The former mayor of Galway Niall McNelis says that a lack of Gardaí is making incidents of violence and assault more difficult to tackle.
According to figures given at a recent City Joint Policing Committee meeting, there is approximately one Garda for every 384 people in Galway city.
The population has steadily been on the rise in the last number of years, and Mr. McNelis believes that diminishing numbers of Gardai on the force are making the area harder to police.
Although he says that Gardaí are taking the right steps to tackle incidents of assault and violence, he feels that the challenge of low numbers is still a factor; “We need more Gardai, it’s difficult to police without the numbers.”
As the Chairperson of the Galway City Joint Policing Committee, McNelis is familiar with the challenges that the Gardai face. In October, Gardaí increased their patrols in the city following a spate of assaults, putting pressure on an already-stretched force.
In response to the assaults, measures were also taken by the University of Galway Students’ Union, in conjunction with the Gardaí. Speaking to SIN, SU President Sai Gujulla outlined some of the measures that were taken, “The SU received various messages from students who are genuinely afraid to go home at night.
“Safety measures needed to be implemented more than ever before, some of which include increased campus security patrolling, Gardaí Information stands on campus, distribution of free personal safety alarms, and increased Gardai patrolling in city areas… in plain clothes.”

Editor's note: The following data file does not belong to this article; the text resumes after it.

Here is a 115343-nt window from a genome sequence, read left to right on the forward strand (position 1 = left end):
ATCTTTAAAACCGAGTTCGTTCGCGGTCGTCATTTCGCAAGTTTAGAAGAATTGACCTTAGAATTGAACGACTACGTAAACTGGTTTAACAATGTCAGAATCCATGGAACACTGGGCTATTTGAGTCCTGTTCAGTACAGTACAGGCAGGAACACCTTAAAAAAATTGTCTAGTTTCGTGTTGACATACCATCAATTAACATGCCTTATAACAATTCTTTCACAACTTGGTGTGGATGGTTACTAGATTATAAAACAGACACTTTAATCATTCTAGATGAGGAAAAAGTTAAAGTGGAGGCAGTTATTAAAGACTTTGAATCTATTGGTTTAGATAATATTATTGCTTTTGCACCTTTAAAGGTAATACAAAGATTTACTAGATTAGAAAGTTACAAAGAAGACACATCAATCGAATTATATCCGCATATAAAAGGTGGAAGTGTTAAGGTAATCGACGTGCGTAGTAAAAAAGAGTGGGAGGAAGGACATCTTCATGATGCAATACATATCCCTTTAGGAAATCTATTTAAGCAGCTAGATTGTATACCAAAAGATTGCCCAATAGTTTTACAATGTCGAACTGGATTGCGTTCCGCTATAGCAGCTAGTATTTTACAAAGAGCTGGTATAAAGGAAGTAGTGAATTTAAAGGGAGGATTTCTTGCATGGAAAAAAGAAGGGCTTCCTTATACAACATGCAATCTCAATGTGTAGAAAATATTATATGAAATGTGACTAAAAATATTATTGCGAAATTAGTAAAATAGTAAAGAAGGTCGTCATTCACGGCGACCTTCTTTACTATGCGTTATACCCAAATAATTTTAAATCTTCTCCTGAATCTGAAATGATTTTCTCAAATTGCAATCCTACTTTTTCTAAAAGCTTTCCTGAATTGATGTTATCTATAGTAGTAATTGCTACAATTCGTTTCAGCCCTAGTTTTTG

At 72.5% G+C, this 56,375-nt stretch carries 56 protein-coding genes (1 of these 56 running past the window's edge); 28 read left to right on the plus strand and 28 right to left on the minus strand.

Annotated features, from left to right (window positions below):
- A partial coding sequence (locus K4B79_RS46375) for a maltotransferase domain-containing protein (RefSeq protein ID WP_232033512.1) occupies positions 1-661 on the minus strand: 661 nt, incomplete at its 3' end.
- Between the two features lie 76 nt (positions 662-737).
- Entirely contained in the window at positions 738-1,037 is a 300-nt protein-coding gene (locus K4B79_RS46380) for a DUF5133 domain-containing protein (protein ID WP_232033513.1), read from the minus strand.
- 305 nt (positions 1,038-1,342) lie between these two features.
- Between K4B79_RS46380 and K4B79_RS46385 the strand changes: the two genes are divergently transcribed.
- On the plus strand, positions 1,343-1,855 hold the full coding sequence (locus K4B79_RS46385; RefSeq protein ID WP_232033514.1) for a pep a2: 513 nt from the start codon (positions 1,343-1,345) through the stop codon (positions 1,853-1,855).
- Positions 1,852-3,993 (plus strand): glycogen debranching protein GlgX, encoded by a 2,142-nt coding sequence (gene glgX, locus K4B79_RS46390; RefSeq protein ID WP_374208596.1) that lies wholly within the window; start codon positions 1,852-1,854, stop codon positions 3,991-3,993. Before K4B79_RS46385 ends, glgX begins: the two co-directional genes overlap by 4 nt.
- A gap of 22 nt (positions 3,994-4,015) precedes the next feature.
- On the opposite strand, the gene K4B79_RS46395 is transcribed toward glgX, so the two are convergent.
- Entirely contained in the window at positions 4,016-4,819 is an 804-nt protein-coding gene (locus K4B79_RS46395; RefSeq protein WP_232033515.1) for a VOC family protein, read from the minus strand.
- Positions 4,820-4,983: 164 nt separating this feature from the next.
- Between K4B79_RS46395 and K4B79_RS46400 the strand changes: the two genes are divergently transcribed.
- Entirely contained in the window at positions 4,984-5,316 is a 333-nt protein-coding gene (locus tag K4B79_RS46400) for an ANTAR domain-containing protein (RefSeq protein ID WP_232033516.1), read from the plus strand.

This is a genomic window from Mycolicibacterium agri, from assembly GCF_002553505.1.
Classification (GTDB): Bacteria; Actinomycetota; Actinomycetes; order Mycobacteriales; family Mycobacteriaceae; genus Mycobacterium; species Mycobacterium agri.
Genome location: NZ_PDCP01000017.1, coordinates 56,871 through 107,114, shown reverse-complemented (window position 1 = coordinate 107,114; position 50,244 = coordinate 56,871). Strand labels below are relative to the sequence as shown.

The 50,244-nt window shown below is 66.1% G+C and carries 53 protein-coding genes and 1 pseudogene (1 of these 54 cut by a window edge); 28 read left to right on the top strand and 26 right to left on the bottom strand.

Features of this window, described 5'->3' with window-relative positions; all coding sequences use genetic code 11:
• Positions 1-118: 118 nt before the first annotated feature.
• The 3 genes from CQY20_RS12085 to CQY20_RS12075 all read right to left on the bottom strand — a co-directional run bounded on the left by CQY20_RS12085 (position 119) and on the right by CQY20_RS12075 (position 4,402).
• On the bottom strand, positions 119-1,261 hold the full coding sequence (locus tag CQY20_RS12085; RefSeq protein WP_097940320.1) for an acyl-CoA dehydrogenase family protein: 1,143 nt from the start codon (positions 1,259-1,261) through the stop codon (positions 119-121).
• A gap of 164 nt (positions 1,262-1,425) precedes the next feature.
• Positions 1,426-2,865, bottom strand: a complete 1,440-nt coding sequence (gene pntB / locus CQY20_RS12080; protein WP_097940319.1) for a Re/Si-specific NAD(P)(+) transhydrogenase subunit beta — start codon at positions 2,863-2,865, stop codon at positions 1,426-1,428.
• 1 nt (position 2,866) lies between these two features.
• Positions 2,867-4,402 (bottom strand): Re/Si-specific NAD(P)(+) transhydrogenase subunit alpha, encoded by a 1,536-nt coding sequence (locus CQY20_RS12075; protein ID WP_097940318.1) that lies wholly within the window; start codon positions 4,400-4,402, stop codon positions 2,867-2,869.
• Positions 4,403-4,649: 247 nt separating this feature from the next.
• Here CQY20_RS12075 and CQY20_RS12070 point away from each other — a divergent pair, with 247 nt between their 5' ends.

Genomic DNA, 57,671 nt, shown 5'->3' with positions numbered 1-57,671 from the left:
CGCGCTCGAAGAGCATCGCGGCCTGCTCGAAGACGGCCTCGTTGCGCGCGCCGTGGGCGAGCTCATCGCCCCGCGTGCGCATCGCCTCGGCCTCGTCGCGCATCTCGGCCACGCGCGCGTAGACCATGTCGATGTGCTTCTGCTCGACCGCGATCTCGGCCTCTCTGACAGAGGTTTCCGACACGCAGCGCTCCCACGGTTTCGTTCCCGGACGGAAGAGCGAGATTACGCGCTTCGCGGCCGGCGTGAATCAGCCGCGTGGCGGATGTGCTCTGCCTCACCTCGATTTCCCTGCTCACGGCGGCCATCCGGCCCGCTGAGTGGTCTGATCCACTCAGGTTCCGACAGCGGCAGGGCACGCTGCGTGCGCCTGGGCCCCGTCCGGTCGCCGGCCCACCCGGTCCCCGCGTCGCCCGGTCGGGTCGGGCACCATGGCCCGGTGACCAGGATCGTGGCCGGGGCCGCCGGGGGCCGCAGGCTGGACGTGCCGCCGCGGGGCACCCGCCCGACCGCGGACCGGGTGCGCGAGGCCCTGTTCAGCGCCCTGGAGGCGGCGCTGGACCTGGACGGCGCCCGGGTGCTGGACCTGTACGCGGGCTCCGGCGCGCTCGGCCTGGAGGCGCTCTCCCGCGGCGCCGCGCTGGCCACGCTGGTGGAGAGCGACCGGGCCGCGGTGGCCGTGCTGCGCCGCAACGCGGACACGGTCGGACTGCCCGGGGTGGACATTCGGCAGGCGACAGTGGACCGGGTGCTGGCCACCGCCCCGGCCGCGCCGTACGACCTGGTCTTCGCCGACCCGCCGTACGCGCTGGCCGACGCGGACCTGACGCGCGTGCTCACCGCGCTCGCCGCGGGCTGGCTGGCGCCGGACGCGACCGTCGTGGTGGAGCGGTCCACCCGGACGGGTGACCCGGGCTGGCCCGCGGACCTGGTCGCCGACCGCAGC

Despite the added measures, it is not projected that the force will be galvanised by an influx of new recruits this year, either. At November’s City Joint Policing Committee meeting, newly-appointed Chief Superintendent for Galway, Gerry Roche, projected that “no one, or only single figures” will be added into Galway’s force in 2023.
However, McNelis believes that recent changes to the way the Gardaí operate have streamlined certain processes; “Thankfully, we now have a new policing model that’s specialised, and it is looking at assault a lot more.”
Although concerns over a lack of boots on the ground in Galway remain, McNelis moved to allay concerns that it would prevent Gardaí from tackling incidents of assault and violence, when they do occur.
McNelis says that recent criminal convictions point to the fact that crimes in the city will not go unpunished; “It’s been over a year since the firework attack happened in Eyre Square, and we’ve just seen that the person who did it received jail time.
“We need to make sure that if people do something, they know what the punishment is.”